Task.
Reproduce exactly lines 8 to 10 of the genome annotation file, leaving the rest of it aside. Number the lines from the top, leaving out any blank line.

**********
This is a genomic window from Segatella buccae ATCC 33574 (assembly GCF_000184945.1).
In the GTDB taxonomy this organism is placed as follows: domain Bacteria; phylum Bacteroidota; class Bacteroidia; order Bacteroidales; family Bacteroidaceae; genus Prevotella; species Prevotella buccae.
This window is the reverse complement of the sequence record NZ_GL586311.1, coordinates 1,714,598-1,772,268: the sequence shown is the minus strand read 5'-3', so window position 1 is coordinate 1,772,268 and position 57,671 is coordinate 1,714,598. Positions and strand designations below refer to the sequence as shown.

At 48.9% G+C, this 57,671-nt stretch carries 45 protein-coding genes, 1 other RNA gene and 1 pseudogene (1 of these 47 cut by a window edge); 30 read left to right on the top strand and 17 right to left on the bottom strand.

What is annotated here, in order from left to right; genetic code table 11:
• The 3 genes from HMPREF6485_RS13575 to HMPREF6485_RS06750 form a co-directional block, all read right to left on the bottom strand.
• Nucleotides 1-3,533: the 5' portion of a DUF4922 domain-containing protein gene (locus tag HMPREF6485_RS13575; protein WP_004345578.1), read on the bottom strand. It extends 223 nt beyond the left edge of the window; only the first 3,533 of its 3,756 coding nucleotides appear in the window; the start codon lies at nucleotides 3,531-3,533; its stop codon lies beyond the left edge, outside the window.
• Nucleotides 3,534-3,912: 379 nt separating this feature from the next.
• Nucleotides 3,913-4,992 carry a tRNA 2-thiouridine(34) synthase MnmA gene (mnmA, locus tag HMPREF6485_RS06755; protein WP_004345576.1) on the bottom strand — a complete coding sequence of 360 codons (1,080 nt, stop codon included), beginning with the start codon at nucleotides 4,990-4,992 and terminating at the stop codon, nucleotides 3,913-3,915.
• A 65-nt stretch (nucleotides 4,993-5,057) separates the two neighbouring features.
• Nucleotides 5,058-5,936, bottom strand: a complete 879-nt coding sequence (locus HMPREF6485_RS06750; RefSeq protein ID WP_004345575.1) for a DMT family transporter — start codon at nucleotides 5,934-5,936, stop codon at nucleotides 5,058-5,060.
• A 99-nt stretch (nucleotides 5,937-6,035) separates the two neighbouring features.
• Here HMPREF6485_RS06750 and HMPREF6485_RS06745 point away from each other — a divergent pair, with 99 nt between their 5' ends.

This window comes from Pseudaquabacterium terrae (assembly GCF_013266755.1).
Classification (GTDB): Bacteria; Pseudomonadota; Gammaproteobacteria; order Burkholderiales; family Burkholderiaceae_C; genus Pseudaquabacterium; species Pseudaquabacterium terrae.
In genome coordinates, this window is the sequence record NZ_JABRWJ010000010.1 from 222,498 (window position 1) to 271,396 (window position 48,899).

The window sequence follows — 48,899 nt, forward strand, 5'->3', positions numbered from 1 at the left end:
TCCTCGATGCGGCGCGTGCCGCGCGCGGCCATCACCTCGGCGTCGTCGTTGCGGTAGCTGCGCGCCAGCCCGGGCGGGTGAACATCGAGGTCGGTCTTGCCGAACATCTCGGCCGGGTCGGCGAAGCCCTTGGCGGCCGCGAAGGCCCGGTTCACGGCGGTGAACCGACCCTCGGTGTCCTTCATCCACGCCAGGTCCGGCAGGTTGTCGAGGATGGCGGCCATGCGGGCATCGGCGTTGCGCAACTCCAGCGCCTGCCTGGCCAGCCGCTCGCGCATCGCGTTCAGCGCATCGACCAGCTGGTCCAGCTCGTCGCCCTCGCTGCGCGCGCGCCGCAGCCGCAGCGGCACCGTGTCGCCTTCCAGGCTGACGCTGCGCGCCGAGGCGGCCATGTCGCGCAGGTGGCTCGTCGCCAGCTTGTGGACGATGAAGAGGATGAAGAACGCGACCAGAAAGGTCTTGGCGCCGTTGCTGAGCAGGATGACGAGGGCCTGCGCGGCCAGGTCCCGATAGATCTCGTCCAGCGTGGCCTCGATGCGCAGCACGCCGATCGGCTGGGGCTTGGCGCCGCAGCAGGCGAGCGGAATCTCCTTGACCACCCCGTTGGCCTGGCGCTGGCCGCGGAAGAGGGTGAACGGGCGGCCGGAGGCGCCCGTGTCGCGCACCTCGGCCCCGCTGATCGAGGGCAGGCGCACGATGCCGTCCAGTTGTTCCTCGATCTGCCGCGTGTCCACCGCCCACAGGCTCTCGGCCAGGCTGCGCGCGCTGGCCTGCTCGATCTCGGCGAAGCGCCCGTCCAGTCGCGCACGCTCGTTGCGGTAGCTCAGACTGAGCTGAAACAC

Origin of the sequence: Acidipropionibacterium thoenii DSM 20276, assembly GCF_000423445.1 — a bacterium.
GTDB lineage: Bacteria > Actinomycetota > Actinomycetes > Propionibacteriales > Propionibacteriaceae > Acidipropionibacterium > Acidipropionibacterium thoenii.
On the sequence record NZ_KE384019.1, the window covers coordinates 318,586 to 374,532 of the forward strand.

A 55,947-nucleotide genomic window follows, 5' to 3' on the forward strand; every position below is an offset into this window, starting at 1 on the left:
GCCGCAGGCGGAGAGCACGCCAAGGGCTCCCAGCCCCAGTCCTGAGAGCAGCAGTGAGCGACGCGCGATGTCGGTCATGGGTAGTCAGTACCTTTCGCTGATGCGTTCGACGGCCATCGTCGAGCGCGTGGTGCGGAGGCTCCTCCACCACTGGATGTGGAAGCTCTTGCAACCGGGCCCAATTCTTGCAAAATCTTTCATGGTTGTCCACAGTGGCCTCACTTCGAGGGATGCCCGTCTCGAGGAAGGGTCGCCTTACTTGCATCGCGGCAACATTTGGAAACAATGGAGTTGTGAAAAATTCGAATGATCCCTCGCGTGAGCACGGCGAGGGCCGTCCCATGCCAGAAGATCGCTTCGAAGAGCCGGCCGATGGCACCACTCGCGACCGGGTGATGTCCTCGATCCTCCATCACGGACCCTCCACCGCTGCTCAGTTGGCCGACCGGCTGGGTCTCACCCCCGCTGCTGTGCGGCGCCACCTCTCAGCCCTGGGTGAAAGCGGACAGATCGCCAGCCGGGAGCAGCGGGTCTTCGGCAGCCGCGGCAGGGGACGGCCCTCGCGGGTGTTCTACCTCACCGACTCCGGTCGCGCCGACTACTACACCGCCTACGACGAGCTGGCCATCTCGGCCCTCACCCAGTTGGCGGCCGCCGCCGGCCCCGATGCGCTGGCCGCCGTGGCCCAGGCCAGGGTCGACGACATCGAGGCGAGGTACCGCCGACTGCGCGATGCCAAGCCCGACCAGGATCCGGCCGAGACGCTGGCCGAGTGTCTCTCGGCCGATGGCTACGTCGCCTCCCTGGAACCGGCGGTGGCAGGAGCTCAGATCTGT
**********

• Nucleotides 3,534-3,912: 379 nt separating this feature from the next.
• Nucleotides 3,913-4,992 carry a tRNA 2-thiouridine(34) synthase MnmA gene (mnmA, locus tag HMPREF6485_RS06755; protein WP_004345576.1) on the bottom strand — a complete coding sequence of 360 codons (1,080 nt, stop codon included), beginning with the start codon at nucleotides 4,990-4,992 and terminating at the stop codon, nucleotides 3,913-3,915.
• A 65-nt stretch (nucleotides 4,993-5,057) separates the two neighbouring features.